Posts tagged "git"

Improve your workflow with Forge

In which I gush about my new favorite tool for working with GitLab: Magit Forge. Forge is an extension to the already extremely useful Magit, that integrates with the likes of GitHub and GitLab, letting you collaborate on issues and PRs without leaving Emacs.

Use git to restore parts of a file

In which we look at restoring parts of a file to its original state (or at least to what state it had at the specified commit). A handy workflow trick that uses the new git subcommand 'restore'.

Add updated files only

In which we look at the much-overlooked option for git add: --update. This option lets you add any and all files as long as they are currently tracked by git, but will ignore any files that git isn't tracking.

Amending authors

In which we look at amending git commit authors, both the steps you need to take to change the last few commits (or all of them), and how we can create a one-liner that just magically takes care of it for us.

Git config management

In which we dive into git config management with a short overview of the format, and of where git searches for config files by default. We look at how to set values, unsetting them, inspecting them, and how to list all your config values. Plus: a neat trick to debug config collisions!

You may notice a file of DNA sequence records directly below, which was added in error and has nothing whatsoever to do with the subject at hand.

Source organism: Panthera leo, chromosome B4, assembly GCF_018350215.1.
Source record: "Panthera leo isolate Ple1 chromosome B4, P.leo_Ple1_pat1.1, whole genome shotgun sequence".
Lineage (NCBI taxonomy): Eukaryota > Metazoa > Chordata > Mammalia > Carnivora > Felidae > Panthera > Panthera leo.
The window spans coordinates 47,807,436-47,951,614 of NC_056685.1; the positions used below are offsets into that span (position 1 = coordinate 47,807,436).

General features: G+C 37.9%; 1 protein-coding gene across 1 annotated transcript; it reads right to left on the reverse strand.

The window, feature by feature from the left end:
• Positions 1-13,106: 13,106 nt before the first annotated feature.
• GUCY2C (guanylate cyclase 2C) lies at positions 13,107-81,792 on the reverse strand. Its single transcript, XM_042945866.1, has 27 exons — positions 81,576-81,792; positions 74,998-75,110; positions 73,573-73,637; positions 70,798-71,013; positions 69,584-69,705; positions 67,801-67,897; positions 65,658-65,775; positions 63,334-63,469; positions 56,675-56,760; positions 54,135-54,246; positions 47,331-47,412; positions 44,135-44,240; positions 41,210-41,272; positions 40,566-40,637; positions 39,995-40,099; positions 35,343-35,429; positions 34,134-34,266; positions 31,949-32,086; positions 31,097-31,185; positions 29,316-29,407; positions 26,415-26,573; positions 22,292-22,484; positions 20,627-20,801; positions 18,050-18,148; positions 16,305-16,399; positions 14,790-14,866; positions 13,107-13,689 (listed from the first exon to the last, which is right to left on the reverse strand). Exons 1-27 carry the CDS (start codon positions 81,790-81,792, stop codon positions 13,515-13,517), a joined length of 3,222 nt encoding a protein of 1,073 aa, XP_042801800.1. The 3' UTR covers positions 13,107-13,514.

Commit message templates

In which we take a closer look at using commit message templates to increase our productivity by decreasing the mental overhead required to write a message. We look at how to set up templates, how to unset them, and a couple of ideas on what to put in them.

Rebasing off a repo root

In which we have the briefest of looks at how you can rebase off the root of a git repository, allowing us to pick, squash, and reword each and every commit in the repository's entire history.

Automate your commit messages

In which we look at how we can use git hooks to automatically fill in certain bits of the commit message for use based on the state of the repository and our current branch. Also: A tiny look at differences between BSD and GNU sed.

Change your git comment character

In which we look at how we can change our comment characters for git, allowing us to start commit, tag, and any other messages with any character we might fancy, including hashes.

Modularizing your git config with conditional includes

In which we figure out how to conditionally change our git configurations depending on what directory we're working in, saving us from having to go back and rewrite commits to change the author.